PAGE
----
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Preparing children for the future . . . Pupils from St Patrick's School in Bryndwr, Christchurch, have a go at using the prototype Electric Garden kit with Cara Tipping Smith. PHOTO: SUPPLIED

An innovative project aims to connect children in North Otago schools with nature and technology.

In just over a week, the Electric Garden programme will be officially launched to the public.

The programme will deliver two terms of supported lesson plans that teach the new digital technologies curriculum through gardening.

Using electronic kits, pupils can install wireless sensors in their school garden and monitor readings of their crops through an online cloud.

The purpose of the programme is to teach children computer coding through gardening, and develop gardening knowledge through coding.

The pilot programme is being trialled in 70 schools across Otago and Canterbury.

It has received so much support that Spark, Microsoft Philanthropies and Verizon Connect have provided it with $250,000 in funding.

The idea was the brainchild of Gloria Hurst and Michael Trengrove – two former pupils of Papakaio School.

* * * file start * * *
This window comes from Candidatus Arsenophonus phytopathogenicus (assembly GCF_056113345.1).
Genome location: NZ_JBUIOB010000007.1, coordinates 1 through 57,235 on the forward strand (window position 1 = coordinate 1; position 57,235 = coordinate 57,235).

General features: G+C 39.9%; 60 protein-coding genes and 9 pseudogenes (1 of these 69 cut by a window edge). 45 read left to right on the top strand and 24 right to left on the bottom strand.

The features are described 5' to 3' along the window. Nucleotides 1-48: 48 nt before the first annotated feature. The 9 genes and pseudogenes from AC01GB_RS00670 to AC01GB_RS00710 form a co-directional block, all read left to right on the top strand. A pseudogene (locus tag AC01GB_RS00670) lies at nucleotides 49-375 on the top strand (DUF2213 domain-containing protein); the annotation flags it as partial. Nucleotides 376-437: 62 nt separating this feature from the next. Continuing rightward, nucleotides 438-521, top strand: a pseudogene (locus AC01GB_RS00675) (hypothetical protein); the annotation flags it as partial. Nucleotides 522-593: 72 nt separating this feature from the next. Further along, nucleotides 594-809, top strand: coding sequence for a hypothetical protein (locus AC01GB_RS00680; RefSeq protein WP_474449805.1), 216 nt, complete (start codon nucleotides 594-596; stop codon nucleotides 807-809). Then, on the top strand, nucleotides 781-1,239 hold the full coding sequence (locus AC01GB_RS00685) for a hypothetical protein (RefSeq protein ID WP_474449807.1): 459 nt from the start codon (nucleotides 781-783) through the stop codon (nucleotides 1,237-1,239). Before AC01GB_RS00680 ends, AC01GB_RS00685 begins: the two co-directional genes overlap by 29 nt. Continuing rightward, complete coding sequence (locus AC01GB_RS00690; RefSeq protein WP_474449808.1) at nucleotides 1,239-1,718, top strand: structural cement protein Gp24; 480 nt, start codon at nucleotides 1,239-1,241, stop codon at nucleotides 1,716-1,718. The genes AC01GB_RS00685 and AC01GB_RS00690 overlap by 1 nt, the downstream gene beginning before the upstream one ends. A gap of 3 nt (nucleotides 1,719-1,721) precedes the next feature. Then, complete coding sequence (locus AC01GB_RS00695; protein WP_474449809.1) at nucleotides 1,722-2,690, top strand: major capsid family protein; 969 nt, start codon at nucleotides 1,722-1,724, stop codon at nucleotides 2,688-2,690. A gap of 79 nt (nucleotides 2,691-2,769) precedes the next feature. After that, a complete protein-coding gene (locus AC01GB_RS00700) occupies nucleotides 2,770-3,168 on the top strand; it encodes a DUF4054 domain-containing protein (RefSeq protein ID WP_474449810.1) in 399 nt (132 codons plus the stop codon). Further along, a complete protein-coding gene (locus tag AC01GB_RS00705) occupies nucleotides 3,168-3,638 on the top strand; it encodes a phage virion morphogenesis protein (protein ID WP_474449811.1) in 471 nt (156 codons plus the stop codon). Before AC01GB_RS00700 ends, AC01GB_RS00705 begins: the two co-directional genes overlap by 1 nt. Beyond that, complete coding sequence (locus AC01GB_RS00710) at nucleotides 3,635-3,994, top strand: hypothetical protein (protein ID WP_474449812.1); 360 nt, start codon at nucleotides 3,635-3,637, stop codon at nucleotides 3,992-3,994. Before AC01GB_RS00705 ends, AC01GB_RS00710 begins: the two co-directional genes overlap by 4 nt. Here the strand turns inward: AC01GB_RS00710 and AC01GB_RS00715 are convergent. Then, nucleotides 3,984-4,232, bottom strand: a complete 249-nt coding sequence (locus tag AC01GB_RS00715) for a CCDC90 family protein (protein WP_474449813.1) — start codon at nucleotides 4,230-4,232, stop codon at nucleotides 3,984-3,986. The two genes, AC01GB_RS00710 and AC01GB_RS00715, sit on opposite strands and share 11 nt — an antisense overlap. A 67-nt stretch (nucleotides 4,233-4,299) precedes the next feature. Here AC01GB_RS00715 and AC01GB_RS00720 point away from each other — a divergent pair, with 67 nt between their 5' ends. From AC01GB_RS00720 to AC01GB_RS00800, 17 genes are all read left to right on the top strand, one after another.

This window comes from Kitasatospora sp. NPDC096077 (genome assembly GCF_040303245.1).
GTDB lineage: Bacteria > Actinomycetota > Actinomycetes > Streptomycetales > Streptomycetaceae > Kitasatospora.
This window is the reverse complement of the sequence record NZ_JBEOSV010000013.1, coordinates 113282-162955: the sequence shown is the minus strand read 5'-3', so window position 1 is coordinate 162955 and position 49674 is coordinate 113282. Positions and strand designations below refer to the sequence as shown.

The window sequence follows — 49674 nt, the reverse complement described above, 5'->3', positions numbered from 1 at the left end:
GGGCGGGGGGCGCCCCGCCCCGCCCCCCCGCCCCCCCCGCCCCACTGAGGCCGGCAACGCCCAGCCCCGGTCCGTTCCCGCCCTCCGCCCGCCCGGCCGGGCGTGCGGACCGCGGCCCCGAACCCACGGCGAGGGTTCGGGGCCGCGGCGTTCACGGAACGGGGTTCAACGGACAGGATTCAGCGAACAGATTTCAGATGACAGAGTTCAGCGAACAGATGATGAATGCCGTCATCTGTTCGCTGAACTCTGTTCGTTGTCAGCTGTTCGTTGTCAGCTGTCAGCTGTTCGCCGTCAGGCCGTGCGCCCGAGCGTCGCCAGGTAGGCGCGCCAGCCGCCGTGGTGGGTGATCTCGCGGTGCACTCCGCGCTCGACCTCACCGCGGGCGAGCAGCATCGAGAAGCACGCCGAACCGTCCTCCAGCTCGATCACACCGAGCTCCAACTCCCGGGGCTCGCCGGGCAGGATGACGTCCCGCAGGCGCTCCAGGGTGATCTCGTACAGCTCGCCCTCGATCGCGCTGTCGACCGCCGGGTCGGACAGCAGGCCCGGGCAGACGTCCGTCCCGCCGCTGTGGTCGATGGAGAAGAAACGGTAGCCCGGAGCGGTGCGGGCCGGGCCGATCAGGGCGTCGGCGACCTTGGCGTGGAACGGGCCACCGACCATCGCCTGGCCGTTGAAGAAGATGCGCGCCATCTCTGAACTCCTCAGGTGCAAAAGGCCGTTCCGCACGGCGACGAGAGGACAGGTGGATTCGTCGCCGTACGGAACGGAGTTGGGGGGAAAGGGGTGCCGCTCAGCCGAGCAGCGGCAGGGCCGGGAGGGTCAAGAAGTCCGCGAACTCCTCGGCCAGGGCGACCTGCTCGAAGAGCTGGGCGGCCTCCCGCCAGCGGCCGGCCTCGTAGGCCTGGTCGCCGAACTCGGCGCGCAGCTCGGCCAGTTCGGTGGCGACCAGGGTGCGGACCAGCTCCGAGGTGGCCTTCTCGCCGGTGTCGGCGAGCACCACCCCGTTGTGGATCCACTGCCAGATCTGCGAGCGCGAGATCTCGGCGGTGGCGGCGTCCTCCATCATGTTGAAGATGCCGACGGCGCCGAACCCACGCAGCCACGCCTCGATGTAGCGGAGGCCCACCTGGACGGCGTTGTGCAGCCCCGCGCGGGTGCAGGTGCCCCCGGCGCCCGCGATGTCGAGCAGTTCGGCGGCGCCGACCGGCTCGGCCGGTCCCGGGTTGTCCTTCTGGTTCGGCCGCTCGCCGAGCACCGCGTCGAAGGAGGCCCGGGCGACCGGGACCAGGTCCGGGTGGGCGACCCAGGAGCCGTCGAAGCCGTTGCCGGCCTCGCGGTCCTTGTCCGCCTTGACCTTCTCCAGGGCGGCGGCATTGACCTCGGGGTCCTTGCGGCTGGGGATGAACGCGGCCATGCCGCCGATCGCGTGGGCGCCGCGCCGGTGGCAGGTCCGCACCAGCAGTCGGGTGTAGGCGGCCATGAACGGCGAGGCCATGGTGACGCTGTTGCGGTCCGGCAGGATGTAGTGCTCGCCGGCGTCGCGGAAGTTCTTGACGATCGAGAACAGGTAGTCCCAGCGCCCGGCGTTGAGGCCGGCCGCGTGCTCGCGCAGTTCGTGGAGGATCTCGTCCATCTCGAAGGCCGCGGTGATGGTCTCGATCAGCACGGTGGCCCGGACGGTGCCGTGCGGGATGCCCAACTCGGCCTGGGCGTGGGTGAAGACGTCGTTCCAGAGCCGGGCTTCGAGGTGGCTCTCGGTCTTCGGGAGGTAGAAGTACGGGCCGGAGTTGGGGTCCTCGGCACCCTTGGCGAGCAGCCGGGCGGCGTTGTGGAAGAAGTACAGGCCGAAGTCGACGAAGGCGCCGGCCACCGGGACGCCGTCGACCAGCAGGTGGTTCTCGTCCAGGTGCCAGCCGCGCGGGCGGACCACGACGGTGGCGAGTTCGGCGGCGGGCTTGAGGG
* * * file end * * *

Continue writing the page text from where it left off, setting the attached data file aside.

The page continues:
While cleaning up the school grounds for the school’s 150th jubilee last year, Mrs Hurst and several pupils stumbled on a “magical” metal box that had supposedly been on the grounds for the past 150 years.

Written on the back of the map were the words: “Sami The Wizard, Papakaio Gully, 1867”.

The message that inspired the programme was “Play in nature, ’tis contagious and free, nature is for everyone, and kindness is key”.

Mr Trengrove said he was excited about the future of the project.

“We’re currently working on making this available for every school in the country during term two next year,” he said.

Once the programme was available to every school in New Zealand, the plan was to take it to schools overseas.

Business Hive owner Cara Tipping Smith, who is also involved in the programme, believed it would be able to teach children skills needed for both the natural and digital world.

“This is so exciting, in my mind, because it really is the bringing together of two worlds, and both of them are so vital.

“It has been so well polished that it has got a really clear focus – it’s exciting because it’s different and fun.”

Ms Tipping-Smith said she dreamed of seeing the programme implemented in schools across the world.

“The intent is to roll it out – and who knows how far that will go? I’d like to see someone in Argentina or something growing giant pumpkins with the electric garden in schools.”

The launch of the programme will be at 10.30am on Tuesday, November 27 at the Business Hive, and will be attended by representatives of Microsoft, Spark and Verizon Connect.